Running for It, Week 29: In which I make new friends and toss the old

One is silver, the other…well, they’re also silver. (I am not very good at rhyming.)

I thought I could pull one last running season out of them, but alas, over the last couple of weeks or so it has become painfully obvious that it is time–nay, long past time!–to bid a fond farewell to my old running shoes.

not pictured: horrific odor

They may not look horribly horrible in the photo, but trust me: they’re pretty worn out. You can see that I’ve ripped a hole in one side there, plus I’ve worn through the inside padding where it meets my heel, plus the hundreds and hundreds of miles I’ve put on these things have really done a number on the soles. I’ve worn these bad boys through this entire training regimen so far, but they actually go back a few years. Frankly, I probably should have replaced them at the beginning of this thing, but the skinflint in me thought they had just enough life left in them to get me through this ridiculous commitment I’ve made to train for and run a marathon.

But check these new kicks!

the N stands for “not a very good runner”

Pretty fancy, eh? And they’re wicked light, made of this stiff mesh-like material that helps the feet breathe (although I am pretty sure that is not how physiology works). And they’re comfortable, too. Sure, there’s going to be a bit of a breaking-in process to stretch them a little here and there, and so my feet can grow accustomed to a slightly different fit, but I’m pretty happy with them so far.

I picked them up mid-week to give me time to get a few miles in them before my long run on Saturday. And this would not be just any long run; oh no, this would be The Big One. The Peak. La Corrida Grande: 20 miles. This was, according to Hal Higdon’s training regimen, as far as I’d run before Race Day.

And so it was that I was looking forward to this weekend with a strange mix of trepidation and excitement: trepidation because 20 miles is a significant marker, and excitement because… well, I don’t know, because it would be cool to say that I ran 20 miles? Anyway, I was prepared to get up early on Saturday and do my thing, and I had even found a new running path around a lake about half an hour from the house and I was eager to try it out.

And then life got in the way. Turns out I had completely forgotten about a church retreat thingy that stretched from Friday evening into Saturday afternoon. Desperate to get my run in early on Saturday, I planned out an alternate route that centered on the hotel, but then I realized that in order to complete the run and get back and shower and whatnot before retreat stuff started, I would have to get up at like 3:30am.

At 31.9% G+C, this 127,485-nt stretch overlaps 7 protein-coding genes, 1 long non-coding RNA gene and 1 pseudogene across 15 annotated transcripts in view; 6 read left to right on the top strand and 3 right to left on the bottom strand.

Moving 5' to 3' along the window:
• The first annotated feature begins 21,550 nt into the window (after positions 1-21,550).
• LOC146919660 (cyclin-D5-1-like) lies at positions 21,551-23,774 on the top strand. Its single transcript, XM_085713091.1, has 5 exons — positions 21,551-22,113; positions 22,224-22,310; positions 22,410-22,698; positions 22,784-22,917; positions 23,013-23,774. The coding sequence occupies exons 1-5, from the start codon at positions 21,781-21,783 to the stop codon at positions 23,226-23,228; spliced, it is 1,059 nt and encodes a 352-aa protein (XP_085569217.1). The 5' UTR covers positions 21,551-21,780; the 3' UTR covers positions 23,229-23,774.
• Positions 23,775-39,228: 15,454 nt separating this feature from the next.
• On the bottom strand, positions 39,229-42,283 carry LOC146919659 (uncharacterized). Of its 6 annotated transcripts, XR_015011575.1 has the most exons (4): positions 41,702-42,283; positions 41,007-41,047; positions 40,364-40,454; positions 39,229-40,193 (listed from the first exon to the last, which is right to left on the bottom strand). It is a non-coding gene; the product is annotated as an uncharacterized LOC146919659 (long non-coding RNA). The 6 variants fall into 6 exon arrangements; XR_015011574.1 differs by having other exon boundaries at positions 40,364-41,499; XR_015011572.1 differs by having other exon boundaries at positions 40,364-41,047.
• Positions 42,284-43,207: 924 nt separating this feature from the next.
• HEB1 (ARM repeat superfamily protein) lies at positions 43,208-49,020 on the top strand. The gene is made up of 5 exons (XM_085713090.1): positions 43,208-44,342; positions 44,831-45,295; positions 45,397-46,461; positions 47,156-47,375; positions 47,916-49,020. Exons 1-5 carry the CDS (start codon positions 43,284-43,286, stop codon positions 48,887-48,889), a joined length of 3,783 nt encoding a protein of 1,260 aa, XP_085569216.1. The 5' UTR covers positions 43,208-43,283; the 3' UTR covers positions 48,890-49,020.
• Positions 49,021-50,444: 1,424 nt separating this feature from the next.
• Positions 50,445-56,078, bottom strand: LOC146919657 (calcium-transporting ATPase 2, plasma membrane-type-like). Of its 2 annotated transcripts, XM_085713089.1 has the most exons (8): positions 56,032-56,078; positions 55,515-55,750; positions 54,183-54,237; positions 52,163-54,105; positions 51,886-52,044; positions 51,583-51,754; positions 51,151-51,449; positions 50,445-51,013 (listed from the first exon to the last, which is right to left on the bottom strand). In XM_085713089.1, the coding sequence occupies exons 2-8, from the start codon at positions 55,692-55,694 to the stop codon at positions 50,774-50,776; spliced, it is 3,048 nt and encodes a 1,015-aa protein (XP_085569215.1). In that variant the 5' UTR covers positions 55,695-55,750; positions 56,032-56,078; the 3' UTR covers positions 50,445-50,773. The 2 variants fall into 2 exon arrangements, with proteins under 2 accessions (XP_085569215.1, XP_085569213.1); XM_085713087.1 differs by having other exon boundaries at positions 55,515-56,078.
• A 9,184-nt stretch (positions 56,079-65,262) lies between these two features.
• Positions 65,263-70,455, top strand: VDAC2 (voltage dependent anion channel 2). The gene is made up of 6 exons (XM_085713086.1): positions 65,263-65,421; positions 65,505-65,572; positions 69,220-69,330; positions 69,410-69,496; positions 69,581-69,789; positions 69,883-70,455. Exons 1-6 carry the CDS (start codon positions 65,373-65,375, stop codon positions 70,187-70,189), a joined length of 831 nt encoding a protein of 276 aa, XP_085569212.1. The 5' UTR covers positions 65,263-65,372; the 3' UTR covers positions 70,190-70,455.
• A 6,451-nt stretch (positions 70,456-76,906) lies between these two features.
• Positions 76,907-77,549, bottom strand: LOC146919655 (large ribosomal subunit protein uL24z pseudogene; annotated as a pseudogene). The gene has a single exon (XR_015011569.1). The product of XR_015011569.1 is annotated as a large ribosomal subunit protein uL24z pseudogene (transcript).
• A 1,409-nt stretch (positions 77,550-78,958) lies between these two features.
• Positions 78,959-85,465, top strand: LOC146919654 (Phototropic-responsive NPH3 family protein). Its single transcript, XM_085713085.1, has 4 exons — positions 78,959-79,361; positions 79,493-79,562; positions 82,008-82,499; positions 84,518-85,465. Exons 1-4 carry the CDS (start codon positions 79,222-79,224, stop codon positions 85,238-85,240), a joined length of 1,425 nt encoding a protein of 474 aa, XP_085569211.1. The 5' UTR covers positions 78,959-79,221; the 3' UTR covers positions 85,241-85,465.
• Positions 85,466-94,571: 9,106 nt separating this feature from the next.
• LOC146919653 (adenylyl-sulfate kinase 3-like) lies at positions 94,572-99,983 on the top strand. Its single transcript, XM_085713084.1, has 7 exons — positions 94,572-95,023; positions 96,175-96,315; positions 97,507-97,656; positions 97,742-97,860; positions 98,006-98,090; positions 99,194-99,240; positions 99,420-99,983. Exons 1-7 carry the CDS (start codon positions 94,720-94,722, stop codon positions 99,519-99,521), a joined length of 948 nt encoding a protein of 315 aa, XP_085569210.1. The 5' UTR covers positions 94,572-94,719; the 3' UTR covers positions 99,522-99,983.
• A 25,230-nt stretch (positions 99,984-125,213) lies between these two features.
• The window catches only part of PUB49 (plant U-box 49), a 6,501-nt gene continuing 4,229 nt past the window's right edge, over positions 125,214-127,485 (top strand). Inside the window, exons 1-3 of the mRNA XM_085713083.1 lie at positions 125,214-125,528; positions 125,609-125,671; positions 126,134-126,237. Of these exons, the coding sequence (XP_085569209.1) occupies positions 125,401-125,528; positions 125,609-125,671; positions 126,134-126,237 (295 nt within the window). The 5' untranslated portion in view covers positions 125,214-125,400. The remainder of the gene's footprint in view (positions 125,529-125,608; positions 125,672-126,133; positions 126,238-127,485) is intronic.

I did not want to get up at like 3:30am.

So I didn’t.

I decided that, as much as I hated running during the non-morning hours, I would have to run in the afternoon. And so, as the retreat wound down and we packed up to go home, we walked outside… into a steady rain. Oh, joy… 20 miles in the rain. Plus, I kind of had a headache, and they had stuffed us full of food at the retreat and I was feeling a little weighed down and tired. Long story short, I was not feeling up to this run. Nonetheless, dutifully, I got my running crap together and drove up to Smithville Lake to just get this thing done already, dreading every minute of it.

And then I proceeded to kick a** and take names. (Though I did not kick very hard and I subsequently lost the list of names.)

I’m not even kidding. It was probably the best long run I have experienced since the beginning of this ordeal. Check it:

a long and winding road

Make a note of that time. I ran 20 miles faster than I ran 18 miles several weeks ago. Frankly, I’m not sure what happened. You’re not supposed to run that fast on your long runs; according to Hal Higdon, you’re supposed to run them at an easy, comfortable pace, about 45-90 seconds slower than your expected marathon pace. That’s what I’ve been doing… that is, until Saturday. I ran about a minute/mile faster than I’ve run on any of my long runs so far. I actually kept trying to slow down and it felt weird. The pace I was running felt right, it felt good, so I just kept running it.

It helped that:

  1. The rain had stopped just before I started running.
  2. It was a cool, cloudy day.
  3. The running path was mostly flat, with a few gentle hills thrown in for variety.
  4. All that food I ate apparently gave me plenty of fuel to get it done (apparently that is  how physiology works?).

I can’t believe I waited until the last long run of my training to try out these running trails at Smithville Lake. They curve around the lake, where you can see herons and other big birds (of which I do not know the names) diving for fish. They wind through wooded glades, where deer without number run across your path or stare at you placidly from the treeline. They pass through a few campgrounds, where Boy Scouts and old folks in RVs wave at you and fishermen give you a friendly nod as you pass by. And I only covered maybe a third of the length of the whole trail system; there are miles and miles and miles I haven’t even touched yet. Fantastic!

But that’s not to say it was all pleasant. Those last couple of miles were a bit of a slog; I didn’t slow down, but I was getting pretty exhausted, and when I hit the 20-mile mark I’m pretty sure I didn’t have another six miles in me. Lesson: slow down a little. I got excited, and maybe went a little–though not a lot!–faster than I probably should have. I hadn’t planned on running that fast in the marathon, anyway, so I think I’ll be okay come Race Day.

And here’s the best part, I kid you not: 20 miles, and not a single episode. Come on, you know what I’m talking about.

If you don’t, then brother, you ain’t been paying attention.

Leave a Reply